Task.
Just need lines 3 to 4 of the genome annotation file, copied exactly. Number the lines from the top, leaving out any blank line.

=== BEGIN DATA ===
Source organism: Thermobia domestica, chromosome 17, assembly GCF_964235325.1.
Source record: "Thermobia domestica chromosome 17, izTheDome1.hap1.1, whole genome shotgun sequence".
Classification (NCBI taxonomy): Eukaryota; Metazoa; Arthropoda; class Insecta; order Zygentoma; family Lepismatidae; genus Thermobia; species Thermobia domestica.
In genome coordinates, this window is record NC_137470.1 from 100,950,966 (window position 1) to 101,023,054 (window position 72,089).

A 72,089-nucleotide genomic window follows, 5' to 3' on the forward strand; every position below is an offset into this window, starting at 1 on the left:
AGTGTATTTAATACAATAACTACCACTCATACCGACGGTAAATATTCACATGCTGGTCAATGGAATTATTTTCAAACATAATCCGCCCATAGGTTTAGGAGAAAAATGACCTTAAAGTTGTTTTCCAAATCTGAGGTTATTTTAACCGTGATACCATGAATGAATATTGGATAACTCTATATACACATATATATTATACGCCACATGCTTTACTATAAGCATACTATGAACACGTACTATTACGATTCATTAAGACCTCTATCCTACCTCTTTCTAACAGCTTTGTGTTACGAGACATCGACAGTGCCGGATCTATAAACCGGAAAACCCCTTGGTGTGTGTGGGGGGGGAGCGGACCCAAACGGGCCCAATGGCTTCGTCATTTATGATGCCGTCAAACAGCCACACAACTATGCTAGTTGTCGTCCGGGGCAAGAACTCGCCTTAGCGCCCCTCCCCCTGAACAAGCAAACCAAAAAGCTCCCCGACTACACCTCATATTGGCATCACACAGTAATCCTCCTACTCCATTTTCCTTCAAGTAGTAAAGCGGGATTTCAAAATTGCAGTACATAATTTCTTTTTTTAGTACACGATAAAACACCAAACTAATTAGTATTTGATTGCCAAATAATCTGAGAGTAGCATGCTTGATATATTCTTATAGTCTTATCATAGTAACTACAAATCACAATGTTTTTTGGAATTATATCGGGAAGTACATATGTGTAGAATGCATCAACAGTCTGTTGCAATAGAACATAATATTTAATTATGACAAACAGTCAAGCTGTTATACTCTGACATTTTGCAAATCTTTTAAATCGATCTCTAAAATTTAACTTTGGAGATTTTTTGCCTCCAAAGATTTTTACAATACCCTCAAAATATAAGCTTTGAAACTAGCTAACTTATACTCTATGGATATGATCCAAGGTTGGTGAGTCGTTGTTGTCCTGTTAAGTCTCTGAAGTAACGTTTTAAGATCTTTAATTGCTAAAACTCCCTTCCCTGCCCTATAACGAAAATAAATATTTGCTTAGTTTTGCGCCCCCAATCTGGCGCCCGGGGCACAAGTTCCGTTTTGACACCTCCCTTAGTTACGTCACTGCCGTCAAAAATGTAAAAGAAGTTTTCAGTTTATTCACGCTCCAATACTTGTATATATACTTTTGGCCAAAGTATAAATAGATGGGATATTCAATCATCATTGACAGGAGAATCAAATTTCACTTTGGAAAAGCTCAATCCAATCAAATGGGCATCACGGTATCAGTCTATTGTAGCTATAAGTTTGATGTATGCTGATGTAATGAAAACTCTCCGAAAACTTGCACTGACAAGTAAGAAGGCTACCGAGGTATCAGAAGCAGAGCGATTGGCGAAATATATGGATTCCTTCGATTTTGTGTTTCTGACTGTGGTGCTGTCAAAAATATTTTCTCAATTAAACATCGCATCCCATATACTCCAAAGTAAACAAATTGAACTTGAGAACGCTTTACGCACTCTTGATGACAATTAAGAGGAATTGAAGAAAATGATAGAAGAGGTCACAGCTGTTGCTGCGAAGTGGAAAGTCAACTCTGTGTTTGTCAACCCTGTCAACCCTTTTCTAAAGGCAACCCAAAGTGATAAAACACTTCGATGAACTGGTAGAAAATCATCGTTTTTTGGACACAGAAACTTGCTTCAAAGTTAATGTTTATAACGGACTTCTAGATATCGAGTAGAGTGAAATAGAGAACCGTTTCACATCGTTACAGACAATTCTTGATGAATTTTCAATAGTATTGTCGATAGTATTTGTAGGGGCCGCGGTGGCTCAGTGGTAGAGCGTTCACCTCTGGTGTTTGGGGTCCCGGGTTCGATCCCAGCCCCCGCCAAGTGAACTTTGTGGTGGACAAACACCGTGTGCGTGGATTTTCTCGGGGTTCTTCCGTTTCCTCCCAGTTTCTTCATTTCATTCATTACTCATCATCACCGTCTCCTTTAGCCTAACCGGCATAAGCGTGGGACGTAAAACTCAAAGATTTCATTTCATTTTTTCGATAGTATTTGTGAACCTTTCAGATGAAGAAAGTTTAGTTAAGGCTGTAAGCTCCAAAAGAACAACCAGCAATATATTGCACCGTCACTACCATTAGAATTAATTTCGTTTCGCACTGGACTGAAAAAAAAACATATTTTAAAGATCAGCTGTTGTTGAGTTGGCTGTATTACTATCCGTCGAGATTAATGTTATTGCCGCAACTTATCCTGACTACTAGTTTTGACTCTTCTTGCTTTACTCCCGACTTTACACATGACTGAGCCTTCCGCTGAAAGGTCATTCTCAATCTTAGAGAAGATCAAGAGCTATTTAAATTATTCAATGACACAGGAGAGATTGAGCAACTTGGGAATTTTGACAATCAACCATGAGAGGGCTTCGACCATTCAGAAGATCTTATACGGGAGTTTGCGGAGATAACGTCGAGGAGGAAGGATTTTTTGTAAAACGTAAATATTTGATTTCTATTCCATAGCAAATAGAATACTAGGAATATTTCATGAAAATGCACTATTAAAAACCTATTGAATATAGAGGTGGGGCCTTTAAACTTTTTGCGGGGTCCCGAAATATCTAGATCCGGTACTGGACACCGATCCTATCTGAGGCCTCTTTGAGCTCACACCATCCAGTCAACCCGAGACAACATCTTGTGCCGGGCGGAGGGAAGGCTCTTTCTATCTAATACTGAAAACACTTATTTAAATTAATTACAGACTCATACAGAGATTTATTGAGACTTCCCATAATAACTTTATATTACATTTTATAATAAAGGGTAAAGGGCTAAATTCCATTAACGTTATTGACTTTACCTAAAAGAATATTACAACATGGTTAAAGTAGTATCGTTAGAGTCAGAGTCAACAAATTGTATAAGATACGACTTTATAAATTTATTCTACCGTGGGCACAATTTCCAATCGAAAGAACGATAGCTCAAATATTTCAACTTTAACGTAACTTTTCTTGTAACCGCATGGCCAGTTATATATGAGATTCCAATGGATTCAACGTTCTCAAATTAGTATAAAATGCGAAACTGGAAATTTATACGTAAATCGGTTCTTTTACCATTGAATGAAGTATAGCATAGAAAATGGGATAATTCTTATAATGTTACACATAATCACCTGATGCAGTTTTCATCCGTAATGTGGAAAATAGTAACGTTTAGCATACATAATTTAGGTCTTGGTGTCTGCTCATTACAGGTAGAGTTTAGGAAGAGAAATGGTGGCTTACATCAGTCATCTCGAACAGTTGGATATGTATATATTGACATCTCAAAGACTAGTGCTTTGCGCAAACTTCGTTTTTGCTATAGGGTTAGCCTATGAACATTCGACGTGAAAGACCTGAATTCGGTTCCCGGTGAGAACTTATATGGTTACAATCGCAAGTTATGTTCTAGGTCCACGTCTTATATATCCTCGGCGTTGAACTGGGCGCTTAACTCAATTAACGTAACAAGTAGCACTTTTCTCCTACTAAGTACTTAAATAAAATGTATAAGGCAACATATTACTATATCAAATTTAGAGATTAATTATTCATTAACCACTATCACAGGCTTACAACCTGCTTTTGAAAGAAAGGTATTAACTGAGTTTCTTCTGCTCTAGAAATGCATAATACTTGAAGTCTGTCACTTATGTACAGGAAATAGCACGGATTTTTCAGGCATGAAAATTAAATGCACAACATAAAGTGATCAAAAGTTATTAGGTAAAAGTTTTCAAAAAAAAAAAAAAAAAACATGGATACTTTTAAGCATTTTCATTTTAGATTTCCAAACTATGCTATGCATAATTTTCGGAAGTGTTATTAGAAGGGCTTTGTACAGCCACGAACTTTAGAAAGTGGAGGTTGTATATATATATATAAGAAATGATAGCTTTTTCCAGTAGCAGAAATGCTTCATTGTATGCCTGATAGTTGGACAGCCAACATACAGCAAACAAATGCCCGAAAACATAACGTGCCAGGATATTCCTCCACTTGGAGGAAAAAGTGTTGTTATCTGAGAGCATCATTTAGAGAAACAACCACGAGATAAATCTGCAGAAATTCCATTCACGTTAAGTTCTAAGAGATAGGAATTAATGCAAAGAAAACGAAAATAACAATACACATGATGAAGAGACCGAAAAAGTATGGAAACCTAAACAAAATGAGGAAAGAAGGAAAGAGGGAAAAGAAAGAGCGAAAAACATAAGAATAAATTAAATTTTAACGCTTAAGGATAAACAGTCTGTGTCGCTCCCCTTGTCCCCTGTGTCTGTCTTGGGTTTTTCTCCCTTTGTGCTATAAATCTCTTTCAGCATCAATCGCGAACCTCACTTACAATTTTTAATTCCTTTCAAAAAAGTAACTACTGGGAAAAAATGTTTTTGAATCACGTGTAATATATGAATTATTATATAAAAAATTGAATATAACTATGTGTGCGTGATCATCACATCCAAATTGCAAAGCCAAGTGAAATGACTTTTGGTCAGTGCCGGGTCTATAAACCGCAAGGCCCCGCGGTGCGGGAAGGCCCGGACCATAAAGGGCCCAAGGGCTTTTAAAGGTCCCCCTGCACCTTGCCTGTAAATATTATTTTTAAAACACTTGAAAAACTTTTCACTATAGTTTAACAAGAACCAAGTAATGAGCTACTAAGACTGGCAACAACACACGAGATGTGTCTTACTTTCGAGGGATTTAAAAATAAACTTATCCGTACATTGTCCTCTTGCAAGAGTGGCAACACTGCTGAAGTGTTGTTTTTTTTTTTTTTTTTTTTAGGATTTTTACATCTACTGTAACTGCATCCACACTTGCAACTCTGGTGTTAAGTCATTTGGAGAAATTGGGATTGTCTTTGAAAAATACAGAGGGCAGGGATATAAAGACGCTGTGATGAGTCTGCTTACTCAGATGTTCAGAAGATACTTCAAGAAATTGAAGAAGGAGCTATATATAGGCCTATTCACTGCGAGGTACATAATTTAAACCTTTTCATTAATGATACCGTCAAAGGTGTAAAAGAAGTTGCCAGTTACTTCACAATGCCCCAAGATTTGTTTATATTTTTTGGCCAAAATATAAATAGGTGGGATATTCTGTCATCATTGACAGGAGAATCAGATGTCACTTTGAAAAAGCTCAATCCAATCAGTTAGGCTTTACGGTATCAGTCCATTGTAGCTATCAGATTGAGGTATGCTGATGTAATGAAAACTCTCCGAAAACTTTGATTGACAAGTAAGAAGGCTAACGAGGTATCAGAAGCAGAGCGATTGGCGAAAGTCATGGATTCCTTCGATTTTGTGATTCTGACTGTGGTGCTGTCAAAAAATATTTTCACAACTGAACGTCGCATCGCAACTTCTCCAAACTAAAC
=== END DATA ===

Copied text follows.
Classification (NCBI taxonomy): Eukaryota; Metazoa; Arthropoda; class Insecta; order Zygentoma; family Lepismatidae; genus Thermobia; species Thermobia domestica.
In genome coordinates, this window is record NC_137470.1 from 100,950,966 (window position 1) to 101,023,054 (window position 72,089).